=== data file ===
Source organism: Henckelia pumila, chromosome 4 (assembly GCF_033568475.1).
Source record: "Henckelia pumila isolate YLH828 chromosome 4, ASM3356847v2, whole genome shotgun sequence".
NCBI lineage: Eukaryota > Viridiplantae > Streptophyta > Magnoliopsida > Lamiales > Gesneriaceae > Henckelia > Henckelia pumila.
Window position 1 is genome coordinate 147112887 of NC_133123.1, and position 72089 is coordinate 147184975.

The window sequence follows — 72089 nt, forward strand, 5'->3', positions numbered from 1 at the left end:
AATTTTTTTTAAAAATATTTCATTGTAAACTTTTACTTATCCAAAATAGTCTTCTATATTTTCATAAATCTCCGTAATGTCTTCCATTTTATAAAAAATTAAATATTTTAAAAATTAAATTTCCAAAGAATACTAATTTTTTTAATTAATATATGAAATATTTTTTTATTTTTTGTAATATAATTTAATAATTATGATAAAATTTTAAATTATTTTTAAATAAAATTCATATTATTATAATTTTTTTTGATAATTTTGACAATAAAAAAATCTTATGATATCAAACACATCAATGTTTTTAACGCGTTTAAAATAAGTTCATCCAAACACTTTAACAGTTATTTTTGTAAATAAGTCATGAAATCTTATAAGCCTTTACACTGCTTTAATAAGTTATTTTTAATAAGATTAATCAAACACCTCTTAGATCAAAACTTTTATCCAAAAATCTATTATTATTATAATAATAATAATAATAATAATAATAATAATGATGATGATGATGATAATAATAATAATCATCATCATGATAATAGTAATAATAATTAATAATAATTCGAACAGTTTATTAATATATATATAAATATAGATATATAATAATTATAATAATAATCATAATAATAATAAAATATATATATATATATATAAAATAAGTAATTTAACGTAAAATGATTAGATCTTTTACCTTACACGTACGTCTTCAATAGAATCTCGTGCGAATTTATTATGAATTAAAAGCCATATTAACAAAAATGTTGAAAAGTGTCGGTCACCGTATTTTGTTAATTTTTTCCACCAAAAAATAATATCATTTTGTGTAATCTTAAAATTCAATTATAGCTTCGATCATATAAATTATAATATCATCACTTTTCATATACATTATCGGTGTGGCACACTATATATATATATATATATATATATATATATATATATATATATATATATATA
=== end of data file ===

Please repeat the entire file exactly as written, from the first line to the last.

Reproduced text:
Source organism: Henckelia pumila, chromosome 4 (assembly GCF_033568475.1).
Source record: "Henckelia pumila isolate YLH828 chromosome 4, ASM3356847v2, whole genome shotgun sequence".
NCBI lineage: Eukaryota > Viridiplantae > Streptophyta > Magnoliopsida > Lamiales > Gesneriaceae > Henckelia > Henckelia pumila.
Window position 1 is genome coordinate 147112887 of NC_133123.1, and position 72089 is coordinate 147184975.

The window sequence follows — 72089 nt, forward strand, 5'->3', positions numbered from 1 at the left end:
AATTTTTTTTAAAAATATTTCATTGTAAACTTTTACTTATCCAAAATAGTCTTCTATATTTTCATAAATCTCCGTAATGTCTTCCATTTTATAAAAAATTAAATATTTTAAAAATTAAATTTCCAAAGAATACTAATTTTTTTAATTAATATATGAAATATTTTTTTATTTTTTGTAATATAATTTAATAATTATGATAAAATTTTAAATTATTTTTAAATAAAATTCATATTATTATAATTTTTTTTGATAATTTTGACAATAAAAAAATCTTATGATATCAAACACATCAATGTTTTTAACGCGTTTAAAATAAGTTCATCCAAACACTTTAACAGTTATTTTTGTAAATAAGTCATGAAATCTTATAAGCCTTTACACTGCTTTAATAAGTTATTTTTAATAAGATTAATCAAACACCTCTTAGATCAAAACTTTTATCCAAAAATCTATTATTATTATAATAATAATAATAATAATAATAATAATAATGATGATGATGATGATAATAATAATAATCATCATCATGATAATAGTAATAATAATTAATAATAATTCGAACAGTTTATTAATATATATATAAATATAGATATATAATAATTATAATAATAATCATAATAATAATAAAATATATATATATATATATAAAATAAGTAATTTAACGTAAAATGATTAGATCTTTTACCTTACACGTACGTCTTCAATAGAATCTCGTGCGAATTTATTATGAATTAAAAGCCATATTAACAAAAATGTTGAAAAGTGTCGGTCACCGTATTTTGTTAATTTTTTCCACCAAAAAATAATATCATTTTGTGTAATCTTAAAATTCAATTATAGCTTCGATCATATAAATTATAATATCATCACTTTTCATATACATTATCGGTGTGGCACACTATATATATATATATATATATATATATATATATATATATATATATATATATA